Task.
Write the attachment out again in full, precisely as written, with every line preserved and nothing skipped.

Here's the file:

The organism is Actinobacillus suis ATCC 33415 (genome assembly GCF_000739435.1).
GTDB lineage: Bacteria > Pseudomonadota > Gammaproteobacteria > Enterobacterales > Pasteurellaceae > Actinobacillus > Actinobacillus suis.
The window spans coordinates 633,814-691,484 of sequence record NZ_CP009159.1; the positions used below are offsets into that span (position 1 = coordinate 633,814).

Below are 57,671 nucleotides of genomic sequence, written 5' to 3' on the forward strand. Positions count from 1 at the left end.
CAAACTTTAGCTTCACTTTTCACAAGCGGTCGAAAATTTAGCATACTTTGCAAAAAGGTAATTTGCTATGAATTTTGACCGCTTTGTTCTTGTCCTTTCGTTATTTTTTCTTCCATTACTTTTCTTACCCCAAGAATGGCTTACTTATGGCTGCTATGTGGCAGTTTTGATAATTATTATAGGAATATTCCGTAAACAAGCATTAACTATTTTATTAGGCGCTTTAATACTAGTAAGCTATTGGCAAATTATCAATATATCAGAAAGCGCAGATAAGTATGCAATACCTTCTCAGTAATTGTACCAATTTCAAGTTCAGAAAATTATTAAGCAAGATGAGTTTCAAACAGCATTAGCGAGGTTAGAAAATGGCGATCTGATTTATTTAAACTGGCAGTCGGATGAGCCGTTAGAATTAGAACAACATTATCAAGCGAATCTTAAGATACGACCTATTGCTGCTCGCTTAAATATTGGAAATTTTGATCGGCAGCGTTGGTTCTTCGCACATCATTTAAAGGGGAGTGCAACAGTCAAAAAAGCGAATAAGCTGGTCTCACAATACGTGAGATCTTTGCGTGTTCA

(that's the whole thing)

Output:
The organism is Actinobacillus suis ATCC 33415 (genome assembly GCF_000739435.1).
GTDB lineage: Bacteria > Pseudomonadota > Gammaproteobacteria > Enterobacterales > Pasteurellaceae > Actinobacillus > Actinobacillus suis.
The window spans coordinates 633,814-691,484 of sequence record NZ_CP009159.1; the positions used below are offsets into that span (position 1 = coordinate 633,814).

Below are 57,671 nucleotides of genomic sequence, written 5' to 3' on the forward strand. Positions count from 1 at the left end.
CAAACTTTAGCTTCACTTTTCACAAGCGGTCGAAAATTTAGCATACTTTGCAAAAAGGTAATTTGCTATGAATTTTGACCGCTTTGTTCTTGTCCTTTCGTTATTTTTTCTTCCATTACTTTTCTTACCCCAAGAATGGCTTACTTATGGCTGCTATGTGGCAGTTTTGATAATTATTATAGGAATATTCCGTAAACAAGCATTAACTATTTTATTAGGCGCTTTAATACTAGTAAGCTATTGGCAAATTATCAATATATCAGAAAGCGCAGATAAGTATGCAATACCTTCTCAGTAATTGTACCAATTTCAAGTTCAGAAAATTATTAAGCAAGATGAGTTTCAAACAGCATTAGCGAGGTTAGAAAATGGCGATCTGATTTATTTAAACTGGCAGTCGGATGAGCCGTTAGAATTAGAACAACATTATCAAGCGAATCTTAAGATACGACCTATTGCTGCTCGCTTAAATATTGGAAATTTTGATCGGCAGCGTTGGTTCTTCGCACATCATTTAAAGGGGAGTGCAACAGTCAAAAAAGCGAATAAGCTGGTCTCACAATACGTGAGATCTTTGCGTGTTCA